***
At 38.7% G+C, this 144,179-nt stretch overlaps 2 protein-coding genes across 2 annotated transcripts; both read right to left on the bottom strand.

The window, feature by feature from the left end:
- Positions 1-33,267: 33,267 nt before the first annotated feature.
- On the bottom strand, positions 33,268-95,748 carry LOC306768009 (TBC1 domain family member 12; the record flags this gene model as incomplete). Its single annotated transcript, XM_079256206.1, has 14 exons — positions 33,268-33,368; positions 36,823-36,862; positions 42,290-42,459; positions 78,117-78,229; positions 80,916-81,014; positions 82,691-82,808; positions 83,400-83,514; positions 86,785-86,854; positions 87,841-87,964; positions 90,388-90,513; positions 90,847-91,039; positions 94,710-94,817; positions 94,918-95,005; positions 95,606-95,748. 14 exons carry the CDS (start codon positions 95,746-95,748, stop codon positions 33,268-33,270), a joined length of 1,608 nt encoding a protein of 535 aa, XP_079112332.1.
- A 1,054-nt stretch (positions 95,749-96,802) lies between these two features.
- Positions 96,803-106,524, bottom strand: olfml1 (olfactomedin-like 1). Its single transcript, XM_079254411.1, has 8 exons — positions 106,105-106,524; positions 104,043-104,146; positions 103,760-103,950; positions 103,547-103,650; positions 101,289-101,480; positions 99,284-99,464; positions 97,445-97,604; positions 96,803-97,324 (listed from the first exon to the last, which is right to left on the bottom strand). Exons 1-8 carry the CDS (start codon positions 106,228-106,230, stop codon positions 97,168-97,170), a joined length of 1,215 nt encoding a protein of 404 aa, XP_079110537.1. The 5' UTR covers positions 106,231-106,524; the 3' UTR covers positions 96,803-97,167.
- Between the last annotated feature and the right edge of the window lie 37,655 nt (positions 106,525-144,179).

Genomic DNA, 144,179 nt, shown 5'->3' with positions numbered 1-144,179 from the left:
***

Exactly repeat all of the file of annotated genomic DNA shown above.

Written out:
At 38.7% G+C, this 144,179-nt stretch overlaps 2 protein-coding genes across 2 annotated transcripts; both read right to left on the bottom strand.

The window, feature by feature from the left end:
- Positions 1-33,267: 33,267 nt before the first annotated feature.
- On the bottom strand, positions 33,268-95,748 carry LOC306768009 (TBC1 domain family member 12; the record flags this gene model as incomplete). Its single annotated transcript, XM_079256206.1, has 14 exons — positions 33,268-33,368; positions 36,823-36,862; positions 42,290-42,459; positions 78,117-78,229; positions 80,916-81,014; positions 82,691-82,808; positions 83,400-83,514; positions 86,785-86,854; positions 87,841-87,964; positions 90,388-90,513; positions 90,847-91,039; positions 94,710-94,817; positions 94,918-95,005; positions 95,606-95,748. 14 exons carry the CDS (start codon positions 95,746-95,748, stop codon positions 33,268-33,270), a joined length of 1,608 nt encoding a protein of 535 aa, XP_079112332.1.
- A 1,054-nt stretch (positions 95,749-96,802) lies between these two features.
- Positions 96,803-106,524, bottom strand: olfml1 (olfactomedin-like 1). Its single transcript, XM_079254411.1, has 8 exons — positions 106,105-106,524; positions 104,043-104,146; positions 103,760-103,950; positions 103,547-103,650; positions 101,289-101,480; positions 99,284-99,464; positions 97,445-97,604; positions 96,803-97,324 (listed from the first exon to the last, which is right to left on the bottom strand). Exons 1-8 carry the CDS (start codon positions 106,228-106,230, stop codon positions 97,168-97,170), a joined length of 1,215 nt encoding a protein of 404 aa, XP_079110537.1. The 5' UTR covers positions 106,231-106,524; the 3' UTR covers positions 96,803-97,167.
- Between the last annotated feature and the right edge of the window lie 37,655 nt (positions 106,525-144,179).

Genomic DNA, 144,179 nt, shown 5'->3' with positions numbered 1-144,179 from the left: